Historical reflections II – Separate but Equal

The appeal of separate but equal has been a justification for a variety of contexts. When I googled the phrase earlier, it referenced a misquotation to the attitudes of the Jim Crow era in the USA. The rationality is that many hold there already to be an institution (the civil partnership) for same sex couples, which fulfills the function of marriage. However, it is the point it doesn’t, and to introduce a tier system which essentially is on the basis of sexuality is to establish a level of segregation that forms a barrier to equality.

I think that this rational strategy could be established more, and this may pose an interesting avenue for non-homophobic opposition to gay marriage. However, there is something prima facie suspicious when we introduce an idea of tiers about legally recognised relationships, and the fear that civil partnerships (which heterosexual couples are legally allowed to have) reflect both an aysmmetry (thus suggesting a tiered aspect) or a perception among some of the public that civil partnerships are marriage-lite’’. Which is essentially the fear that Mark Vernon expressed.

Historical reflections III – biblical references

Ah, now if we are taking a Christian perspective, we could appeal to the scriptures. Particularly 1 Timothy, and Romans. These are the writings of St. Paul, who is generally accepted as a scriptural ground for opposition to homosexuality. Then of course there is Leviticus 18 in the ‘Old Testament’/Jewish Scriptures. But then again, if we read into it, Leviticus also forbids tattoos! I do wonder sometimes when I watch the God channel on freeview digital television if some of these cool looking evangelicals who hold to the literalness of scripture know about Leviticus.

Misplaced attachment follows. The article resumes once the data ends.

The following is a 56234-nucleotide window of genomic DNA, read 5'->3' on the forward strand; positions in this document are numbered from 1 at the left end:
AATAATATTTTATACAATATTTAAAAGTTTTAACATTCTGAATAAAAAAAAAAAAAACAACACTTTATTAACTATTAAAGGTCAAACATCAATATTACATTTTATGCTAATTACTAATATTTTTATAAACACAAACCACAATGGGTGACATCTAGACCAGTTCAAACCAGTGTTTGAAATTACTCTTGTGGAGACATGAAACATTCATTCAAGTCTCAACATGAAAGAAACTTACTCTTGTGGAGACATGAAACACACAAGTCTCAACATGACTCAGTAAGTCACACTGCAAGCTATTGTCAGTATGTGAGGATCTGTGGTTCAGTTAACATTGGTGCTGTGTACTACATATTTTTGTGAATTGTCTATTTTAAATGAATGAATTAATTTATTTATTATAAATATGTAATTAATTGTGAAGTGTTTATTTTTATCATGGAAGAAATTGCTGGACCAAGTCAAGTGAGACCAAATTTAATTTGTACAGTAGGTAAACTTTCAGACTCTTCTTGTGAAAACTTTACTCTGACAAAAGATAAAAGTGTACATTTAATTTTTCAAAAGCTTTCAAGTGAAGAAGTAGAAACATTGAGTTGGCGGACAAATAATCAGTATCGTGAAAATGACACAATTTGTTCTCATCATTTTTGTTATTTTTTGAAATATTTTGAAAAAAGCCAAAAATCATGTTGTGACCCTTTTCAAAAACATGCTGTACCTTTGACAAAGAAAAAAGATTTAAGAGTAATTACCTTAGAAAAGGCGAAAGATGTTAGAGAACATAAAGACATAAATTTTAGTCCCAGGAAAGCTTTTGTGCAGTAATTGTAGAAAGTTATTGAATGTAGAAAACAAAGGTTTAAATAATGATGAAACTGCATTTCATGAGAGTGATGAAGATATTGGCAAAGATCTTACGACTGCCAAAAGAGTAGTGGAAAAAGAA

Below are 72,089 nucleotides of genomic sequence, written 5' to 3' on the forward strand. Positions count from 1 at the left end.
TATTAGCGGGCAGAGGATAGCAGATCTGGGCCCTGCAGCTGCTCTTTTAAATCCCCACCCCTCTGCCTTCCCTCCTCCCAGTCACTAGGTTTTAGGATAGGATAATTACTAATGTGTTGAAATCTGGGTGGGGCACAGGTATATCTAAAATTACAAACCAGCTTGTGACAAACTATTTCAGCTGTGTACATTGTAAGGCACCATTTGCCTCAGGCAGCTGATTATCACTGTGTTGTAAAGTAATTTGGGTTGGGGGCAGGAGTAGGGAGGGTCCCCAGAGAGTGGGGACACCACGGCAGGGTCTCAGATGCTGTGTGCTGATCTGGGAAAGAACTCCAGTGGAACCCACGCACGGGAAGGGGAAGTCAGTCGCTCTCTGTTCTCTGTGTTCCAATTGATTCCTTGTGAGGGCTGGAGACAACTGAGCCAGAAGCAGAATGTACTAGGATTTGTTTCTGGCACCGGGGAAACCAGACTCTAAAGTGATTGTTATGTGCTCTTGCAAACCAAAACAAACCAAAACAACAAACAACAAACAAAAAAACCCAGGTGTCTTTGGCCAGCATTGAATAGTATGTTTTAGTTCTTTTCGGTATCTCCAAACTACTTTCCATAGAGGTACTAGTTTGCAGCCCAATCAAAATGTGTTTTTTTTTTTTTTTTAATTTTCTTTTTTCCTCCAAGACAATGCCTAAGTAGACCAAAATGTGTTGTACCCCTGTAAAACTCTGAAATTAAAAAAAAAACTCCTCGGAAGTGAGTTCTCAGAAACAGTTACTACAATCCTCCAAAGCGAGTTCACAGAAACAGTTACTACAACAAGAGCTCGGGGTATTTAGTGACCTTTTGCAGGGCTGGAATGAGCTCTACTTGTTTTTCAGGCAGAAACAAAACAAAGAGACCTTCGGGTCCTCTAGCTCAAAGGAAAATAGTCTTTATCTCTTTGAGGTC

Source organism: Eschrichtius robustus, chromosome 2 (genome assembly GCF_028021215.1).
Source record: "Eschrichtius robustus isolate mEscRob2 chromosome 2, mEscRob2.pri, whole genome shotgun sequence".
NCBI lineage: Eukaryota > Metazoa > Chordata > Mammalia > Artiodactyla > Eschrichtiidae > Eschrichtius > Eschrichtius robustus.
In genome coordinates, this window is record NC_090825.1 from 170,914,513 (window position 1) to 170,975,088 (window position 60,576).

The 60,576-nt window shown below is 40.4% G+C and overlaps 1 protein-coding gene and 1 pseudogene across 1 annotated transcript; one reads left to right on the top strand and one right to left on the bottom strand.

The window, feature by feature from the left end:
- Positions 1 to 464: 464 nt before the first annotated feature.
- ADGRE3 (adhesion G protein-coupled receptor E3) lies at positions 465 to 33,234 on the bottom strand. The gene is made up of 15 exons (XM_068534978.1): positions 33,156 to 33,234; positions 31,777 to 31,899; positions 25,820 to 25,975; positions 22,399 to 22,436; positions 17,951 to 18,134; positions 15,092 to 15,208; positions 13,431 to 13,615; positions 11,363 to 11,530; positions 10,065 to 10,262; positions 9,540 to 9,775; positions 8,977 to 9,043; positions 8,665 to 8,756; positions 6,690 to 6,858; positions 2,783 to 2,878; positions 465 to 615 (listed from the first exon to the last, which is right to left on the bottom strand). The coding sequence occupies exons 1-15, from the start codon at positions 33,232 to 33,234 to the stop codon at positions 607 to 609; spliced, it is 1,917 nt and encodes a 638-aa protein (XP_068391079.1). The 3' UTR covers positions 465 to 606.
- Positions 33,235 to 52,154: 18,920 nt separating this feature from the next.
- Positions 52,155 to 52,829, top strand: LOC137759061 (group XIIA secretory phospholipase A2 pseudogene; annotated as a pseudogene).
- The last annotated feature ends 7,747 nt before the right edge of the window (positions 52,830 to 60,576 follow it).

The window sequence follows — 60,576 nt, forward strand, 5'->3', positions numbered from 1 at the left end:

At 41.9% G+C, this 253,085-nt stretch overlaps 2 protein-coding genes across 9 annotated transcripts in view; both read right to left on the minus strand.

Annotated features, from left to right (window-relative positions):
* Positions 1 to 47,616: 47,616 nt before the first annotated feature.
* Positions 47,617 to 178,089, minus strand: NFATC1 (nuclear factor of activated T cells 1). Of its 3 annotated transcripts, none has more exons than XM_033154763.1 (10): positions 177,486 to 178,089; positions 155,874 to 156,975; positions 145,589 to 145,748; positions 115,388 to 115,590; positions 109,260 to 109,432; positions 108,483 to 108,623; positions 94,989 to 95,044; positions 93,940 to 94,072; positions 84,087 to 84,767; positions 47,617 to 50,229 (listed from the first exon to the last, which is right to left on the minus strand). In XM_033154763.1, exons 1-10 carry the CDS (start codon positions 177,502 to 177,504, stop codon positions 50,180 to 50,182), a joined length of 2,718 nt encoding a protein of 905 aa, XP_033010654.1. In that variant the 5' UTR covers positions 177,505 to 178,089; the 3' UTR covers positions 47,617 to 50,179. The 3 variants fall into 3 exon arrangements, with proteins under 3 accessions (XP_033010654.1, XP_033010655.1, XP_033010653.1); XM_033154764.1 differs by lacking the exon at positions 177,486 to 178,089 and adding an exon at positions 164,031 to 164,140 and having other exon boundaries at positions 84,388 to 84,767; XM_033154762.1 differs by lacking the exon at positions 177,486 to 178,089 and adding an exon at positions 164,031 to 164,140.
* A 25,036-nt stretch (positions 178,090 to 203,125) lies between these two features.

Without even taking to account the fact that in a secular environment, this statement of belief is not admissible in a public discussion on the level of Government. We could challenge the canon of the Bible itself. To do this we must consider the historical organisation of the library that is the Bible. Why are the synoptic gospels canonical over others, or do we have any reason to doubt their historicity?

Closing: The victory of Kant’s moral religion